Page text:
Wednesday evening I talked with a citizen about several school issues related to schools. Those issues included making the H7 (Roberts Road) High School a high priority, allowing more electives outside magnet schools, making CTran available for PTA meetings, and creating a town safety and health advisory board.
Farmington Woods Elementary
Thursday afternoon I met with representatives from Farmington Woods Elementary. I taped a welcome message to celebrate Farmington Wood’s 10th anniversary of being an IB (International Baccalaureate) magnet school. IB-trained teachers work together to create units of inquiry that inspire students to think about big ideas to promote international understanding and a global perspective. As part of this program students begin a study of Spanish in kindergarten and use advanced technology to explore the world around them. Congratulations and Happy Birthday Farmington Woods!
Town Council Meeting
Later Thursday the council held its second regularly scheduled council meeting of October. In the recognition portion of the meeting I had the joy of reading a proclamation celebrating the 55th Cary Band Day. I will be attending the event on Saturday, November 2nd. More than 30 marching bands from North Carolina and Virginia will be competing in a field competition.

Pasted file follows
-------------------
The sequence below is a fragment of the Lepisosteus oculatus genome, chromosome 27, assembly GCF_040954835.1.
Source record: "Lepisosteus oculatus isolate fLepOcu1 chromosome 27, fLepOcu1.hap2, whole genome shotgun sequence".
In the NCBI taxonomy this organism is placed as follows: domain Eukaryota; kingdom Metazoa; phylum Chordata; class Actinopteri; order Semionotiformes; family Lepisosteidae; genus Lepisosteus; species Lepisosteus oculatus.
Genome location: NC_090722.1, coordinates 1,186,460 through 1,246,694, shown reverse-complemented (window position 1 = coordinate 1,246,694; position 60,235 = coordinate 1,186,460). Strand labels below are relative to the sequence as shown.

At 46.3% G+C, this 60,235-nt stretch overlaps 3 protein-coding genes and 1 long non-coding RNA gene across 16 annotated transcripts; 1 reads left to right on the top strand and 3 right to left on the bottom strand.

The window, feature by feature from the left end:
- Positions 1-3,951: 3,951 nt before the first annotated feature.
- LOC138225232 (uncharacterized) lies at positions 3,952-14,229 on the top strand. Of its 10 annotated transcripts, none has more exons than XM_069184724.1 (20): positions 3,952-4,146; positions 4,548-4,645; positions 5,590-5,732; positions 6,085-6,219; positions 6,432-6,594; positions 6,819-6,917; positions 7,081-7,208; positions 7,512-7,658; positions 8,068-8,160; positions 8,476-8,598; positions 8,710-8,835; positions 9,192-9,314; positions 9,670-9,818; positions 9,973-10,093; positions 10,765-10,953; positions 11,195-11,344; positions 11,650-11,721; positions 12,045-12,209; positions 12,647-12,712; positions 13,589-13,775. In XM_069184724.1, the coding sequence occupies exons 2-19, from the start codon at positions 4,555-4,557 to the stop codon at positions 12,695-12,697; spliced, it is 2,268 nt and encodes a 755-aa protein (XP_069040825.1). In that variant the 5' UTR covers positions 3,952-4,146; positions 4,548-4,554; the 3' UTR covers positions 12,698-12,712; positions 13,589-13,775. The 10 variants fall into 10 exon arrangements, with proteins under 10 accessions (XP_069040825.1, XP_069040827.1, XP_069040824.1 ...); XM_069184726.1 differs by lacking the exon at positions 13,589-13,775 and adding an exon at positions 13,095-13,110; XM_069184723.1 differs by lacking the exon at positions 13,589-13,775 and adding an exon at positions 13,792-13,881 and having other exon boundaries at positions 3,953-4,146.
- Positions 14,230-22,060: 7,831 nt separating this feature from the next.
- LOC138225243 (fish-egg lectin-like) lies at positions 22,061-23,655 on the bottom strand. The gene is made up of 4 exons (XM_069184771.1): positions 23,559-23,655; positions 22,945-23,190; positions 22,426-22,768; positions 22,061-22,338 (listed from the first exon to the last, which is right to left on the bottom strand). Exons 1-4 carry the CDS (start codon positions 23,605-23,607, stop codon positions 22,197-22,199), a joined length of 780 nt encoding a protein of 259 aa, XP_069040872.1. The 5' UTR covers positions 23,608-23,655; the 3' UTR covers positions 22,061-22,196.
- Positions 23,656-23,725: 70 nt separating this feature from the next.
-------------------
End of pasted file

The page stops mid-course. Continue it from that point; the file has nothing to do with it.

Apartments at Morrisville Parkway
The council meeting also included three public hearings, two of which drew several speakers. The public hearing on a proposal by a property owner to put 285 apartments at Morrisville Parkway and Louis Stephens Road drew unanimous criticism from nearby residents. Those issues included density, traffic, safety, and loss of quality of life. Unfortunately, the public hearing was scheduled at the same time of a homeowner association meeting. So the council decided to continue the public hearing until the next council meeting on November 21 to allow those citizens attending the homeowners meeting the opportunity to voice their opinion.
The second public hearing that drew several speakers was Land Development Ordinance Amendment on Champion trees. Developers and attorneys representing developer interest complained that this change and the existing ordinance would make it almost impossible to develop land. This proposal was partly to clarify language in June champion tree amendment and to make it more flexible. The council decided to let the proposal continue on to the Planning and Zoning board for their recommendation. In addition, the council directed staff to create a stakeholders meeting of developer interests and environmental interests to work out issues related to the ordinance amendment on champion trees.
Bricks & Masonry